The early Air expansion concept with Mixed Air buys can be a lot of fun, since it can also translate into a Naval expansion if those newly purchased fighters suddenly land on a pair of newly dropped carrier decks! And of course Bombers in combination with subs, to give you that extra perimeter coverage, around all those sea zones where you don’t really want to move your core fleet with the carrier decks “just yet.” This is the “Sub Screen” where you try to keep your subs 1 space out from the main fleet, guard against destroyer blocks or bait the enemy. The carrier based fighters and bombers can work with the subs to deadzone key sz to prevent the enemy from getting too close with a strike fleet of your own. This can be really helpful against US convergence zones, as they can be hit before UKs turn, provided you have subs at the ready.
Another concept we haven’t discussed all that much yet, but which can occassionally be relevant on G1, is the concept of the saving IPCs over multiple rounds for a more expanded purchase on G2. The idea is basically not to commit yourself to an expansion on G1, but leave the option open on G2.
This sort of play can sometimes be helpful during the endgame as well, or at any point in the game really, if Germany manages to secure a naval option for themselves. Here you save to purchase a larger single-group of transports at one time, as opposed to splitting them over several rounds. The principle is that, because transports are defenseless, you don’t really want them sitting around and presenting targets to the enemy, until the point when they are actually going to be used for some kind of large scale amphibious invasion.
A principles can apply with carriers. It might sometimes be better to drop 2 or 3 carriers in a single round, for your core fleet, instead of building it up piecemeal, one carrier at a time. This kind of move can often catch the enemy off guard, as they might have enough air at the ready to face down 1 fully loaded carrier, but not 2 or 3 loaded carriers at a single time! This is when mass Air and early fighter expansions really come in handy, since you don’t need to pay for the fighters to fill the decks, you only need money (and production slots at the coastal factory) for the carrier decks themselves.
In general, and especially for Germany, its better to field units as quickly as possible, and translate your ipcs into attack power rather than saving them, but sometimes it can be useful strategically to save for 1 round. If you want to psych out the opponent say, you can save a large portion of ipcs in a single round, to facilitate a deadlier potential drop. This tactic I call “the Transport Scare” where sometimes all you really want to is to threaten “the possibility” of a mass Naval expansion. If the transport or naval drop doesn’t pan out, the Western Allies call your bluff and move to counter, you can always just use the money you saved to buy a huge tank Wall instead! Or marauding gang of bombers!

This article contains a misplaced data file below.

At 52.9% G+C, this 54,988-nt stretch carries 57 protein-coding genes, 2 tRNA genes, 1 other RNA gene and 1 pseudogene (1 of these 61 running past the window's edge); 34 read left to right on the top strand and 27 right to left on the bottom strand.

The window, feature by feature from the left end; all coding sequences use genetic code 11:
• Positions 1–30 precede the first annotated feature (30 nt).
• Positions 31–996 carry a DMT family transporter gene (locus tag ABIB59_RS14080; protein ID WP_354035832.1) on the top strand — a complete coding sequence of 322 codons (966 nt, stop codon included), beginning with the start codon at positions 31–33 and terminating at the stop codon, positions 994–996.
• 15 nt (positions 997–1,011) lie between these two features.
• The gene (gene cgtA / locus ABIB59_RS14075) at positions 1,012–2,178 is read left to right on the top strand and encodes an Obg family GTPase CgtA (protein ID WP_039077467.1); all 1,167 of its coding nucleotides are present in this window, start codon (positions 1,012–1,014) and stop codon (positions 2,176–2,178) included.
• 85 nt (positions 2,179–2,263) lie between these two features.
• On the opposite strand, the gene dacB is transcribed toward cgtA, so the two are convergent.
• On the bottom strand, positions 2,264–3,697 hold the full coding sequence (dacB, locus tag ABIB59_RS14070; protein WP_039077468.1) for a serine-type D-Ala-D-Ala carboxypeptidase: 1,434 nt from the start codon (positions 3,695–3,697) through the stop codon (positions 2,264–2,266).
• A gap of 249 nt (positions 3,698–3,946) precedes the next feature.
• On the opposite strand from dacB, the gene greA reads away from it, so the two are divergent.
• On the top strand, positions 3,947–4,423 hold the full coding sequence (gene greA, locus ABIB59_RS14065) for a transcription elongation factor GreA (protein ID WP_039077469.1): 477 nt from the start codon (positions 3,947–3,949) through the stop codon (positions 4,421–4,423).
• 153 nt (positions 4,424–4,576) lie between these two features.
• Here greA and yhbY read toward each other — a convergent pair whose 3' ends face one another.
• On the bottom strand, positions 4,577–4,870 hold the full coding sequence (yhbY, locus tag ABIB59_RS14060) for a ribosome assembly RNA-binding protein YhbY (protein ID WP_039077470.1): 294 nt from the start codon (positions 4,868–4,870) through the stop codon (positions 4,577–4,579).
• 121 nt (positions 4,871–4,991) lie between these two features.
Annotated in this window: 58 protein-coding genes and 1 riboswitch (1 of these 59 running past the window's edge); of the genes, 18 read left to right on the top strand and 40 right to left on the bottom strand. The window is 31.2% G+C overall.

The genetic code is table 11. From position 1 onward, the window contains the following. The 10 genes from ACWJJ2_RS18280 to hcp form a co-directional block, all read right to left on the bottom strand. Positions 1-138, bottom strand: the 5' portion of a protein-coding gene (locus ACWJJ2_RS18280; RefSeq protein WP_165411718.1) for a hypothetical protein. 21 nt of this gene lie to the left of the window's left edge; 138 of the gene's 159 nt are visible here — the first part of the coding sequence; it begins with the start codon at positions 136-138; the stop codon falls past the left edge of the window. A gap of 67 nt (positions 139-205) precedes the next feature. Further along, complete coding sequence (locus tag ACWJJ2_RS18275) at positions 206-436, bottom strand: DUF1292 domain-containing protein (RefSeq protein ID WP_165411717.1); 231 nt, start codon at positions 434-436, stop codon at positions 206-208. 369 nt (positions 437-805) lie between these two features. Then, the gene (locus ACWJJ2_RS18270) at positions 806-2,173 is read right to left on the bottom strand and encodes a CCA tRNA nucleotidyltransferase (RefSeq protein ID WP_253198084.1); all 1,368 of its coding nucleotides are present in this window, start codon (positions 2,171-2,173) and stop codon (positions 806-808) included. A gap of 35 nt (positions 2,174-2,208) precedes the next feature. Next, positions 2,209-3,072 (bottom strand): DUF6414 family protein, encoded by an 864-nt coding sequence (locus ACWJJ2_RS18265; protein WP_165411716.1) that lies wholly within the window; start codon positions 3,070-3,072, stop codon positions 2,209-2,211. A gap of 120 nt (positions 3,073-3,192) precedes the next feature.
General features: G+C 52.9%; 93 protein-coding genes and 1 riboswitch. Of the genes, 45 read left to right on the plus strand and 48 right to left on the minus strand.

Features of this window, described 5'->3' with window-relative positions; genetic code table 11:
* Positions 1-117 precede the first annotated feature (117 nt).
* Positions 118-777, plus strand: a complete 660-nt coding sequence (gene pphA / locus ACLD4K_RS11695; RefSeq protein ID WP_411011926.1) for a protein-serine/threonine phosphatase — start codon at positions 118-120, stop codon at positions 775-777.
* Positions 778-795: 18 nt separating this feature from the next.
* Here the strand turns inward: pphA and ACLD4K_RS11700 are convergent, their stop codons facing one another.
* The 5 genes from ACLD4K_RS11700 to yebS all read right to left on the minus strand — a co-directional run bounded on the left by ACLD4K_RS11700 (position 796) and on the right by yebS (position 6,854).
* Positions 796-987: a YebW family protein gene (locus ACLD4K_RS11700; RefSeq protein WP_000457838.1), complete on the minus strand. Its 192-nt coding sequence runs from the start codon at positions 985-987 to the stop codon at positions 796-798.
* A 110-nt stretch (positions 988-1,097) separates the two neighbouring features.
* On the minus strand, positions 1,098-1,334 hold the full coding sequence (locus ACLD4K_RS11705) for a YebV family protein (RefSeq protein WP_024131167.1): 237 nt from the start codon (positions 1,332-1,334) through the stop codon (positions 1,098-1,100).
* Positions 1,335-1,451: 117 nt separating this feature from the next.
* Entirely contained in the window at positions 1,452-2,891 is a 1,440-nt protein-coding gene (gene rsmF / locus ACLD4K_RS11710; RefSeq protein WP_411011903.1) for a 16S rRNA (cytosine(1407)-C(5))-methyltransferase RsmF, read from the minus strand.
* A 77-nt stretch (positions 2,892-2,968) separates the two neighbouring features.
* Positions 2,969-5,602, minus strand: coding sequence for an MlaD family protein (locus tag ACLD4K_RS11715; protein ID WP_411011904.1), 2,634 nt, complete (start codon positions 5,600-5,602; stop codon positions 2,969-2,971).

V_is_for_Veal last edited by
Generally, I like to keep it dead simple with Germany on this board. Basically, buy a huge stack of infantry and artillery the first round, buy another huge stack the second round, then tanks, then fighters, then bombers. This build order means everything can catch up to slam together, and round 5-7 you have Russia crushed, provided Japan has been doing their job and rapidly bankrupting them in the East, and has lit a fire underneath by capturing India ASAP. Keep the air power in NW Europe and you’ll keep Allied shipping off Britain long enough to get your army out East.
I also have been messing with building all the bombers the first round. Flatten Russia’s economy continuously, keep them in Baltic states and you won’t have to worry about the Western Allies even longer, otherwise it’s the same deal.
Once you’ve built everything you need for the Eastern campaign, it’s just mass infantry and a few guns to hold Berlin and trade for Europe.
You do your best to be obnoxious early on with your fleets, but Africa, the Middle East, even Norway… it doesn’t matter, all that seems to matter is crushing Russia fast enough that you can spend your booty on a defensive wall in Germany. You’re trying to get the British to waste resources defending themselves on the peripheral fronts, not dump more cash in yourself.
As far as openings proper, I just figure out how to annihilate the Royal Navy with optimum efficiency, and I really like the 5-5-5 opening where you stack infantry all along the Eastern front so that Russia can’t trade without losing most of their army, shouldn’t matter to you, Herr Hitler, you’re building a whole new one yourself–faster than they can.
If you keep the pressure on like this you basically dictate the whole flow of the game, and the allies have hardly any room for any funny stuff–they’re gonna need a flock of fighters and flawless logistics to have a prayer.
Top tier advice coming at you there!
Veal’s attack plan shows a good grasp of how to go for the jugular on Russia.
In hurry up mode, where your buys seek first to max HP defense power, then max attack power, then max mobility, in that order.
The inf/art push at the outset allows for an earlier potential hit on Russia. With more fodder cushion for your stacks, you’ll have a chance to break through the Moscow wall and be the Hammer (rather the Anvil, to Japan’s Hammer). Or if you get backed down, at least you’ll have more total ground in Eurasia to manage whatever defense the Western Allies force you to take up.
Good call V!
I only buy the Carrier. The German fleet stays put (drops Tk/Inf in Africa)The 2 Fts landed on in after combat. The other 27 is always 3 Art and 5 Inf (2 for Italy).